Four Clipper 70s have now completed the post race refit after clocking up an average of 50,000 miles during their inaugural circumnavigation.

OneDLL, Henri Lloyd, Qingdao and Mission Performance have now been put through the rigorous refit undertaken by the Maintenance Team at Race HQ.

Switzerland and Invest Africa will be the next two yachts to go through the process, which takes approximately five weeks to complete.

Each of the 70-foot yachts will be motored from Race HQ in Gosport to Hamble Yacht Services where they will be lifted and refitted. The yachts are stripped of their inventory and soft furnishings, which go off for cleaning prior to departing Gosport, and their engines and generators are serviced.

On arrival in Hamble, the masts are removed and all of the standing rigging is replaced. Once washed off and in the shed, there is a complete sand and repaint throughout the interior and a varnishing of the wood surrounds in the galley. On deck, all of the kit is serviced or replaced as needed. Rudders are dropped in order to check the shafts and blades and to allow access to service the rudder bearings; the full steering system is given an overhaul. The hulls are antifouled, propellers serviced and anodes changed.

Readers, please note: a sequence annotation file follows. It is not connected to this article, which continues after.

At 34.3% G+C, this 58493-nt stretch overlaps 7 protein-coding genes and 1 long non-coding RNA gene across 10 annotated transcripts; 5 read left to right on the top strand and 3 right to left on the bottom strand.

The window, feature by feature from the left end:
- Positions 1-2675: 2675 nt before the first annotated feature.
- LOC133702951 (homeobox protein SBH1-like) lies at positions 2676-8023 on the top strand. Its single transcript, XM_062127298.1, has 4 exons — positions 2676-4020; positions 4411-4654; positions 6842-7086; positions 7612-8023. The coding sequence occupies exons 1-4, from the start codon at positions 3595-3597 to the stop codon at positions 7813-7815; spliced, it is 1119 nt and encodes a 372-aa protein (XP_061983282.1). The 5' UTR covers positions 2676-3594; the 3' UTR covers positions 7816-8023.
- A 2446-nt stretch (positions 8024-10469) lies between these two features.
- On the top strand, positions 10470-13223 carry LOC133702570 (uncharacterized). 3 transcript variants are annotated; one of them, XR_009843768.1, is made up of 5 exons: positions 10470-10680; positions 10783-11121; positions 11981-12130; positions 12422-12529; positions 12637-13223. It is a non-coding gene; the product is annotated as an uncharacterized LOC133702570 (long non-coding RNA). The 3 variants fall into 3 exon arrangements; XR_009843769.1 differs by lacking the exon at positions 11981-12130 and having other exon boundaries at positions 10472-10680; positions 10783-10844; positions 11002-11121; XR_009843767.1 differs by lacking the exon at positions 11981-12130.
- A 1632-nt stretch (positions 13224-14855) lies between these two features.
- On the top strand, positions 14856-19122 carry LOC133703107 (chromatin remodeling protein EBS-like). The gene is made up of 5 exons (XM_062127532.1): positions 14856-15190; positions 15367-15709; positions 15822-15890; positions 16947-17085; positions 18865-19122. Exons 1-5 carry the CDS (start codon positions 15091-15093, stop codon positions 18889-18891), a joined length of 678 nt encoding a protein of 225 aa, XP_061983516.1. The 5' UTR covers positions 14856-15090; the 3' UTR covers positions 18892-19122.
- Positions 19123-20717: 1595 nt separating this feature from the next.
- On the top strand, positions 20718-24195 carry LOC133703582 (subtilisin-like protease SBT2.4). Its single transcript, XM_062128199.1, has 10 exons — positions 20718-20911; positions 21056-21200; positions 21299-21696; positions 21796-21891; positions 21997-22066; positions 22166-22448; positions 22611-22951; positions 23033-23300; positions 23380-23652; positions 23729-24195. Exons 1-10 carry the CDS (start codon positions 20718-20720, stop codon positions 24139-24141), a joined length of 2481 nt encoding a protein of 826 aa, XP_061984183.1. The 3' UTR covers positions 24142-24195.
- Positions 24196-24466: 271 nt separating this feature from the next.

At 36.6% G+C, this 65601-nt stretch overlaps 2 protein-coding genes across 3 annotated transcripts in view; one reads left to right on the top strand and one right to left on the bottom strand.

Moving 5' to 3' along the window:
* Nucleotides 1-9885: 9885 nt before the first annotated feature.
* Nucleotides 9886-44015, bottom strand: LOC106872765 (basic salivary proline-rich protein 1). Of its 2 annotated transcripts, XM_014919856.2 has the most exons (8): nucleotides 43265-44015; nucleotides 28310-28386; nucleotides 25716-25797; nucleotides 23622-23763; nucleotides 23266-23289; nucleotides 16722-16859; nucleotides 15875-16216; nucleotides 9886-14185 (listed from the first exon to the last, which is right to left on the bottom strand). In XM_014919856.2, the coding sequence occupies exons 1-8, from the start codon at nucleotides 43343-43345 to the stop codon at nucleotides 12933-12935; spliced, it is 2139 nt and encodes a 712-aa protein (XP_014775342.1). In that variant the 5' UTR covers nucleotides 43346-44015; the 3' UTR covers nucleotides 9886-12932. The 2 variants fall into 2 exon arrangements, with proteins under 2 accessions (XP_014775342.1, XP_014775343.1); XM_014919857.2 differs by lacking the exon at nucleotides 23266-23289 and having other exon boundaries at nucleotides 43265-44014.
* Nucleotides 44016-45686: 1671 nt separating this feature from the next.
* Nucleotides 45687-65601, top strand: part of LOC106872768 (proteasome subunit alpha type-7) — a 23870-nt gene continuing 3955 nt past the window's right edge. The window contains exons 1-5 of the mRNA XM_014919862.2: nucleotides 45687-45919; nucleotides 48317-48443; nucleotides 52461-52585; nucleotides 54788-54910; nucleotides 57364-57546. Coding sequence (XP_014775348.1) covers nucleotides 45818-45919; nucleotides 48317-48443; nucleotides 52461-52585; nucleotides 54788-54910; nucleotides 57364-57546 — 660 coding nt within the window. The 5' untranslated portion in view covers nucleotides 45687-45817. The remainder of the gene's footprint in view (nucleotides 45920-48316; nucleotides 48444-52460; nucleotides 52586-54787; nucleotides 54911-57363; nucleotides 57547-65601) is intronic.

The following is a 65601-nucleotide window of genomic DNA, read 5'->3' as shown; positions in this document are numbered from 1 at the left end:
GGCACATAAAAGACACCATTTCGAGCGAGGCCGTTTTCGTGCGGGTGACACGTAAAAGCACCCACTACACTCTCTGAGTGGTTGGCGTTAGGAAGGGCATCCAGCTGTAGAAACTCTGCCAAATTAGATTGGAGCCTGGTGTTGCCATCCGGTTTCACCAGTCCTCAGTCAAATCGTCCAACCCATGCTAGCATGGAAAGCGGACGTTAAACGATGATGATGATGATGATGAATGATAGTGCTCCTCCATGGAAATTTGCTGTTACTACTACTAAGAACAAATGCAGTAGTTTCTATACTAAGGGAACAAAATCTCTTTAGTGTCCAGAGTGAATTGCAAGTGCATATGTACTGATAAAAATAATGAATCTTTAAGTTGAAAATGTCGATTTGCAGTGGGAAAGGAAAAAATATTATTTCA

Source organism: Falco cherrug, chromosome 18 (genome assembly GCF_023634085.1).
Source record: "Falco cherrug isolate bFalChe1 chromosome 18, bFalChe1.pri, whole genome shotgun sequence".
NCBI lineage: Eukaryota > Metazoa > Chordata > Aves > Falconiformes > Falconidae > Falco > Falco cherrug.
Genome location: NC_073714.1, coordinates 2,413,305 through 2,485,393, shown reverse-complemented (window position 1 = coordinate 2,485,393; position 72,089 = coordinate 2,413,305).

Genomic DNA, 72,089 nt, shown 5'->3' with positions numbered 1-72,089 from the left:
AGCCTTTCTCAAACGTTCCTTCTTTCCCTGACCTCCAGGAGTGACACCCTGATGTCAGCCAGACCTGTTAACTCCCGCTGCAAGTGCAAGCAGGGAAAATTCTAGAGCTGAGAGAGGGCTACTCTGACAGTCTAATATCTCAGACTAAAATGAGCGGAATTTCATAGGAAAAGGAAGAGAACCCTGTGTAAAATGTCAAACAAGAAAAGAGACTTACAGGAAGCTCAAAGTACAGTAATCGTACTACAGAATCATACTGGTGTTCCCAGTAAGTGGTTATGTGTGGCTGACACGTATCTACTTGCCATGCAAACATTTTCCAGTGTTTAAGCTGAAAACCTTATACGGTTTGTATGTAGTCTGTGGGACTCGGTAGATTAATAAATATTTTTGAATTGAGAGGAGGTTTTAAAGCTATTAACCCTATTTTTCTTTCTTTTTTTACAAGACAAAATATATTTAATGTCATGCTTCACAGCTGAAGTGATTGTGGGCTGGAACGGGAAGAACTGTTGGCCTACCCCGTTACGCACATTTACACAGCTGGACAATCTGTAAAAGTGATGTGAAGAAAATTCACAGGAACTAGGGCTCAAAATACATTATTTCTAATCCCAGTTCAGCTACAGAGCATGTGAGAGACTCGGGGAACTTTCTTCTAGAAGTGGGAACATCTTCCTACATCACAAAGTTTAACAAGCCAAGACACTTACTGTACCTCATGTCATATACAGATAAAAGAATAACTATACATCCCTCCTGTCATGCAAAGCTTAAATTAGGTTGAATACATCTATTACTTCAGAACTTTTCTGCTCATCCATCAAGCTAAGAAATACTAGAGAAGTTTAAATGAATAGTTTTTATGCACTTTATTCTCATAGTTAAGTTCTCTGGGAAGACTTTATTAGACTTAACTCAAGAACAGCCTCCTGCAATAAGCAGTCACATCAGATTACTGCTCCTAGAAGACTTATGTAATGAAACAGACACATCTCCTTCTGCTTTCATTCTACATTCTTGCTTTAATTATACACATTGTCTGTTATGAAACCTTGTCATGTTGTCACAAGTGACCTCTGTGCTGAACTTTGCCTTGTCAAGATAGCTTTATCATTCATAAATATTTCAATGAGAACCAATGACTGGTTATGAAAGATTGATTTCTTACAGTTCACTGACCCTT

As with all refits, there will also be some changes to the yachts in accordance to lessons learnt from the past race. New parts will be fitted in various places around the yacht and a little reorganisation made here and there in order to make life easier for the crew, and from a maintenance perspective.

After four to five weeks, the yachts are then launched off and returned to Gosport for re-commissioning. Final defects are rectified, the inventory and safety kit are reinstated, final checks are made and the paperwork is reinstated. Lastly the rig is retuned before the yachts return to service and crew training continues.

The refit period will last nine months, with each yacht out of action for eight to nine weeks in total, before being declared fit and ready to be called home for the next generation of ocean racers.